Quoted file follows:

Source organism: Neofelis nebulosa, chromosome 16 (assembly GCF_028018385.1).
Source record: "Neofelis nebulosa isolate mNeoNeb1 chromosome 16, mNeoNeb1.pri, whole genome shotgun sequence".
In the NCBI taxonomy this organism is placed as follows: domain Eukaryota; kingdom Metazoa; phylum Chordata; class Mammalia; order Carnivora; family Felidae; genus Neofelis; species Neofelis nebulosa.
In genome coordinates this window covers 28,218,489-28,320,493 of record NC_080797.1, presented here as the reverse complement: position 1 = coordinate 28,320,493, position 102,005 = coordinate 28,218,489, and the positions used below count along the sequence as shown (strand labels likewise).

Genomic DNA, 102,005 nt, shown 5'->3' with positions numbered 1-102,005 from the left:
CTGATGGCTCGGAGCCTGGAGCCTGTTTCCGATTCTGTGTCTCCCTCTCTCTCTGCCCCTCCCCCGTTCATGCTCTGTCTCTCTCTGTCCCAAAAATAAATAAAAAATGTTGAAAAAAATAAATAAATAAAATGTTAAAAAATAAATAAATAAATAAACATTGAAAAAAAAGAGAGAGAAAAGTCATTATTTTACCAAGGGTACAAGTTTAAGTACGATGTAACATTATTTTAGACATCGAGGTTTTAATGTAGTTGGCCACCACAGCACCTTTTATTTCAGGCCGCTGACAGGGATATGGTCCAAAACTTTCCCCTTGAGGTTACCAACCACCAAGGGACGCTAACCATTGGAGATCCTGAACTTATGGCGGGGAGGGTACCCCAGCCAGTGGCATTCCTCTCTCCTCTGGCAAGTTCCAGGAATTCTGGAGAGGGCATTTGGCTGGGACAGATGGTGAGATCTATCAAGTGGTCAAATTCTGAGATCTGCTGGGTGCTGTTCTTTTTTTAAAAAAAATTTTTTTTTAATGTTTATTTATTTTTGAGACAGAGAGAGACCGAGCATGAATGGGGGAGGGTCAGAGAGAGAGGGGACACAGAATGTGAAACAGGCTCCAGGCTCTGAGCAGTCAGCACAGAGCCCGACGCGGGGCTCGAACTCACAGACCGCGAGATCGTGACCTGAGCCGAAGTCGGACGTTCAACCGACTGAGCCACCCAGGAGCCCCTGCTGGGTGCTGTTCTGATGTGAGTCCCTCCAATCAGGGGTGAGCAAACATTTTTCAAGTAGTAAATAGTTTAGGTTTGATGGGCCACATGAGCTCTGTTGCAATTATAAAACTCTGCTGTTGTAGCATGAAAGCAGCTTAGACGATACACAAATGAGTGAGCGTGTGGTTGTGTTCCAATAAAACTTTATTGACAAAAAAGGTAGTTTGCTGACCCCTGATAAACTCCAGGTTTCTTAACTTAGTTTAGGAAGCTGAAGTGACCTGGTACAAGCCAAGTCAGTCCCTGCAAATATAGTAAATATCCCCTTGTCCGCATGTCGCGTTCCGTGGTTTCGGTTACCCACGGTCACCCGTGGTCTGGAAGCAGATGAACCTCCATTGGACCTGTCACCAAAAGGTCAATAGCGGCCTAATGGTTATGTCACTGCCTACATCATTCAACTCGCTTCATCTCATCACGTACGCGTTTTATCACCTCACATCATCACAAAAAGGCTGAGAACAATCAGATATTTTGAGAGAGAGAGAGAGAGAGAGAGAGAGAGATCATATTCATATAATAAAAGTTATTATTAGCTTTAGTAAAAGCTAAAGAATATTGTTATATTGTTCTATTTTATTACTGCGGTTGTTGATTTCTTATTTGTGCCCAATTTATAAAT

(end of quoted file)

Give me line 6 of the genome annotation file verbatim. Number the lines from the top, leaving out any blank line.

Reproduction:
CTGATGGCTCGGAGCCTGGAGCCTGTTTCCGATTCTGTGTCTCCCTCTCTCTCTGCCCCTCCCCCGTTCATGCTCTGTCTCTCTCTGTCCCAAAAATAAATAAAAAATGTTGAAAAAAATAAATAAATAAAATGTTAAAAAATAAATAAATAAATAAACATTGAAAAAAAAGAGAGAGAAAAGTCATTATTTTACCAAGGGTACAAGTTTAAGTACGATGTAACATTATTTTAGACATCGAGGTTTTAATGTAGTTGGCCACCACAGCACCTTTTATTTCAGGCCGCTGACAGGGATATGGTCCAAAACTTTCCCCTTGAGGTTACCAACCACCAAGGGACGCTAACCATTGGAGATCCTGAACTTATGGCGGGGAGGGTACCCCAGCCAGTGGCATTCCTCTCTCCTCTGGCAAGTTCCAGGAATTCTGGAGAGGGCATTTGGCTGGGACAGATGGTGAGATCTATCAAGTGGTCAAATTCTGAGATCTGCTGGGTGCTGTTCTTTTTTTAAAAAAAATTTTTTTTTAATGTTTATTTATTTTTGAGACAGAGAGAGACCGAGCATGAATGGGGGAGGGTCAGAGAGAGAGGGGACACAGAATGTGAAACAGGCTCCAGGCTCTGAGCAGTCAGCACAGAGCCCGACGCGGGGCTCGAACTCACAGACCGCGAGATCGTGACCTGAGCCGAAGTCGGACGTTCAACCGACTGAGCCACCCAGGAGCCCCTGCTGGGTGCTGTTCTGATGTGAGTCCCTCCAATCAGGGGTGAGCAAACATTTTTCAAGTAGTAAATAGTTTAGGTTTGATGGGCCACATGAGCTCTGTTGCAATTATAAAACTCTGCTGTTGTAGCATGAAAGCAGCTTAGACGATACACAAATGAGTGAGCGTGTGGTTGTGTTCCAATAAAACTTTATTGACAAAAAAGGTAGTTTGCTGACCCCTGATAAACTCCAGGTTTCTTAACTTAGTTTAGGAAGCTGAAGTGACCTGGTACAAGCCAAGTCAGTCCCTGCAAATATAGTAAATATCCCCTTGTCCGCATGTCGCGTTCCGTGGTTTCGGTTACCCACGGTCACCCGTGGTCTGGAAGCAGATGAACCTCCATTGGACCTGTCACCAAAAGGTCAATAGCGGCCTAATGGTTATGTCACTGCCTACATCATTCAACTCGCTTCATCTCATCACGTACGCGTTTTATCACCTCACATCATCACAAAAAGGCTGAGAACAATCAGATATTTTGAGAGAGAGAGAGAGAGAGAGAGAGAGAGATCATATTCATATAATAAAAGTTATTATTAGCTTTAGTAAAAGCTAAAGAATATTGTTATATTGTTCTATTTTATTACTGCGGTTGTTGATTTCTTATTTGTGCCCAATTTATAAAT